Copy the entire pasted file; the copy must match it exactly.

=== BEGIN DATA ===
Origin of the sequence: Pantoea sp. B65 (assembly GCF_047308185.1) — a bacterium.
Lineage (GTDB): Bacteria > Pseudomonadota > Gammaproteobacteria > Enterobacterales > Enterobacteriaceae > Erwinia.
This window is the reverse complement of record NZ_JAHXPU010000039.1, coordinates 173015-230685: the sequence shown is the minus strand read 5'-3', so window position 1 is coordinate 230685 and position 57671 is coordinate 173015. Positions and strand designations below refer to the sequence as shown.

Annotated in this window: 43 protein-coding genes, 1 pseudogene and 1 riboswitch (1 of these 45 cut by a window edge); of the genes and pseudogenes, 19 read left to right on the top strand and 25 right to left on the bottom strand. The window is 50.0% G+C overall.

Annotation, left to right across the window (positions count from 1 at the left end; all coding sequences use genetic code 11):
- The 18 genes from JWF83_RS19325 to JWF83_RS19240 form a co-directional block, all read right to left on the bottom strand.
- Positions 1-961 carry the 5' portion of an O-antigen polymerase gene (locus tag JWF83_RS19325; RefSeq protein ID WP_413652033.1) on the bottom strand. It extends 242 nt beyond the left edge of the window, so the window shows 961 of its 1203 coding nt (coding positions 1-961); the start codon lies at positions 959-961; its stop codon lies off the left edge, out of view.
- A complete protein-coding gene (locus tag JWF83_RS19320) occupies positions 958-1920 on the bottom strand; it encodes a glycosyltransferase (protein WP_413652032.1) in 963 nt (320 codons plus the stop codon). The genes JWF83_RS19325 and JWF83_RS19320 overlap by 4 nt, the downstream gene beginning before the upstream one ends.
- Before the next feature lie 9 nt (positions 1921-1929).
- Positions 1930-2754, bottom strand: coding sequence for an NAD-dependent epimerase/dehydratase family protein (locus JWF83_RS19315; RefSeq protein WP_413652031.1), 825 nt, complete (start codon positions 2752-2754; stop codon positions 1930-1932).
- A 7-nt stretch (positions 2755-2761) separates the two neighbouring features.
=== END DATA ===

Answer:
Origin of the sequence: Pantoea sp. B65 (assembly GCF_047308185.1) — a bacterium.
Lineage (GTDB): Bacteria > Pseudomonadota > Gammaproteobacteria > Enterobacterales > Enterobacteriaceae > Erwinia.
This window is the reverse complement of record NZ_JAHXPU010000039.1, coordinates 173015-230685: the sequence shown is the minus strand read 5'-3', so window position 1 is coordinate 230685 and position 57671 is coordinate 173015. Positions and strand designations below refer to the sequence as shown.

Annotated in this window: 43 protein-coding genes, 1 pseudogene and 1 riboswitch (1 of these 45 cut by a window edge); of the genes and pseudogenes, 19 read left to right on the top strand and 25 right to left on the bottom strand. The window is 50.0% G+C overall.

Annotation, left to right across the window (positions count from 1 at the left end; all coding sequences use genetic code 11):
- The 18 genes from JWF83_RS19325 to JWF83_RS19240 form a co-directional block, all read right to left on the bottom strand.
- Positions 1-961 carry the 5' portion of an O-antigen polymerase gene (locus tag JWF83_RS19325; RefSeq protein ID WP_413652033.1) on the bottom strand. It extends 242 nt beyond the left edge of the window, so the window shows 961 of its 1203 coding nt (coding positions 1-961); the start codon lies at positions 959-961; its stop codon lies off the left edge, out of view.
- A complete protein-coding gene (locus tag JWF83_RS19320) occupies positions 958-1920 on the bottom strand; it encodes a glycosyltransferase (protein WP_413652032.1) in 963 nt (320 codons plus the stop codon). The genes JWF83_RS19325 and JWF83_RS19320 overlap by 4 nt, the downstream gene beginning before the upstream one ends.
- Before the next feature lie 9 nt (positions 1921-1929).
- Positions 1930-2754, bottom strand: coding sequence for an NAD-dependent epimerase/dehydratase family protein (locus JWF83_RS19315; RefSeq protein WP_413652031.1), 825 nt, complete (start codon positions 2752-2754; stop codon positions 1930-1932).
- A 7-nt stretch (positions 2755-2761) separates the two neighbouring features.